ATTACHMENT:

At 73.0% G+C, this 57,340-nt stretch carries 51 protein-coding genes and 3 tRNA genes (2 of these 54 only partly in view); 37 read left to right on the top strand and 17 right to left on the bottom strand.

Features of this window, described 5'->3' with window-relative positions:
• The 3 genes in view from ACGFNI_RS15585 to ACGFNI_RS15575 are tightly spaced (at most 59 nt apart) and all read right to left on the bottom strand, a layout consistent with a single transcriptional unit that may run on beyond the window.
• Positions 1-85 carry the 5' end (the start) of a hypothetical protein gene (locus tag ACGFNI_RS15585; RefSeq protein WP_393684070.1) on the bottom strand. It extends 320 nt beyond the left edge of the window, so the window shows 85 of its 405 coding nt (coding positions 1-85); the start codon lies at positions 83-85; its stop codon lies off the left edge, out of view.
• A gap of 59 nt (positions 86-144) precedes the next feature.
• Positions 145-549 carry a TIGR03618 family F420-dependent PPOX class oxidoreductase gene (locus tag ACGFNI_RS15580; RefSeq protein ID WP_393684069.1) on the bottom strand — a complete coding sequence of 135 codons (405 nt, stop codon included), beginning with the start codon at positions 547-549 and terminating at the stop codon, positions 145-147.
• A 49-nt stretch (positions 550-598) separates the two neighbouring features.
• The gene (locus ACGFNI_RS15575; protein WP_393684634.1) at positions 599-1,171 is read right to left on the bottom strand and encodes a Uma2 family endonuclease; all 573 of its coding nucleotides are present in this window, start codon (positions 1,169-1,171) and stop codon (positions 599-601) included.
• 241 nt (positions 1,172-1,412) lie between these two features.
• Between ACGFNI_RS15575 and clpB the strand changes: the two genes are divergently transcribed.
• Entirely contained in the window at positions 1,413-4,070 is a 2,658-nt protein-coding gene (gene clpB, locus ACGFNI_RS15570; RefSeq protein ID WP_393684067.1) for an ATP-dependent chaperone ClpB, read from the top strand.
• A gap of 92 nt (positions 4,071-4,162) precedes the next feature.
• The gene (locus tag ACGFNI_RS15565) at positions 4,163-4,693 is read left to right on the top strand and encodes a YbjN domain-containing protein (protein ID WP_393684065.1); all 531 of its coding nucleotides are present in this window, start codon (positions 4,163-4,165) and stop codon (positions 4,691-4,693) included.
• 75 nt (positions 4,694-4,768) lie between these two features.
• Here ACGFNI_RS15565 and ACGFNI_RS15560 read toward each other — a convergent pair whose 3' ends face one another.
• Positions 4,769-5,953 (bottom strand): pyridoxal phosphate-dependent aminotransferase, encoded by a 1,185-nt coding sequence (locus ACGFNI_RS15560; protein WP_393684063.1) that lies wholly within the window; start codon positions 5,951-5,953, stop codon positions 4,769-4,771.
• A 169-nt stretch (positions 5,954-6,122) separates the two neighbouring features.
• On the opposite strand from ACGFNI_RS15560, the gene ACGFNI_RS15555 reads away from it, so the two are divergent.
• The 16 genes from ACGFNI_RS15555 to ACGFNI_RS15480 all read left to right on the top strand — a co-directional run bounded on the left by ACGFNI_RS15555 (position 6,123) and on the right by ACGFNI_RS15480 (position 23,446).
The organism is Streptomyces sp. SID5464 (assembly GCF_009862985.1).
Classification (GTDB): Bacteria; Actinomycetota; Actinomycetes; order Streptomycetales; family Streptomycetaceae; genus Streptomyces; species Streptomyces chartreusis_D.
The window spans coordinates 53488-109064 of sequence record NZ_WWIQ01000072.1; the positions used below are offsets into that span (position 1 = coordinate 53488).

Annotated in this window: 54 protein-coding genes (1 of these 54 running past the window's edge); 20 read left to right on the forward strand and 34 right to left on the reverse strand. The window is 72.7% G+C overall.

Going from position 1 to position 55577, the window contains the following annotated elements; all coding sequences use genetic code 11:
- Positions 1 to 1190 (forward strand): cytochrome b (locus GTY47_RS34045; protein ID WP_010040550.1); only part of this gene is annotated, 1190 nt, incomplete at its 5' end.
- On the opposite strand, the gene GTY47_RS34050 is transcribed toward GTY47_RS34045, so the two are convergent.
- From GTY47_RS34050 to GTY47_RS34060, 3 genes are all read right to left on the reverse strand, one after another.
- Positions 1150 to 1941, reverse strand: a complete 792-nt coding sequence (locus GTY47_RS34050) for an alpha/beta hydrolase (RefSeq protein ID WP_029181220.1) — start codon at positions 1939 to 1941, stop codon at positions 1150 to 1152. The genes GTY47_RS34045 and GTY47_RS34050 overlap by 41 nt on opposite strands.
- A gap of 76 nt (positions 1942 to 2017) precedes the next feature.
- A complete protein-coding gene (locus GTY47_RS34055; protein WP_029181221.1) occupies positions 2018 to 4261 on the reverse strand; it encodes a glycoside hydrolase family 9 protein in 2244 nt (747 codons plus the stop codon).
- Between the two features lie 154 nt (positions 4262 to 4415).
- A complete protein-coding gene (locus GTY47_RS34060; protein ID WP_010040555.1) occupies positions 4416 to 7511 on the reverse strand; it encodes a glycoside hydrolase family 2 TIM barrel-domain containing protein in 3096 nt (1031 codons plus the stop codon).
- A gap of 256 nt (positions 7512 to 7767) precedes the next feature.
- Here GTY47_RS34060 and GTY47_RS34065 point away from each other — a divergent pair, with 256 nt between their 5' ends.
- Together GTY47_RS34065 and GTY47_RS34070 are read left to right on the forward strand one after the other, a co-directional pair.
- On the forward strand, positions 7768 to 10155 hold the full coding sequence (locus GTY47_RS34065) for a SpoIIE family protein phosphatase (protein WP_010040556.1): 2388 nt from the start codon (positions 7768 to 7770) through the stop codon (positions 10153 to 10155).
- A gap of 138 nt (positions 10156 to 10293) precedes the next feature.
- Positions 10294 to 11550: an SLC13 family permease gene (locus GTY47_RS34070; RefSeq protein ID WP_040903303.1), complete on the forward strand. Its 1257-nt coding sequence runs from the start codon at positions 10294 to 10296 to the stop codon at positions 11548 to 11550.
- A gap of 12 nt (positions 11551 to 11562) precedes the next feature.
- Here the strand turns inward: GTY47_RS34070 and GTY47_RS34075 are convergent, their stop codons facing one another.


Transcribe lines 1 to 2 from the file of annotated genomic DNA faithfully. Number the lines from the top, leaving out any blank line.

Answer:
At 73.0% G+C, this 57,340-nt stretch carries 51 protein-coding genes and 3 tRNA genes (2 of these 54 only partly in view); 37 read left to right on the top strand and 17 right to left on the bottom strand.

Features of this window, described 5'->3' with window-relative positions: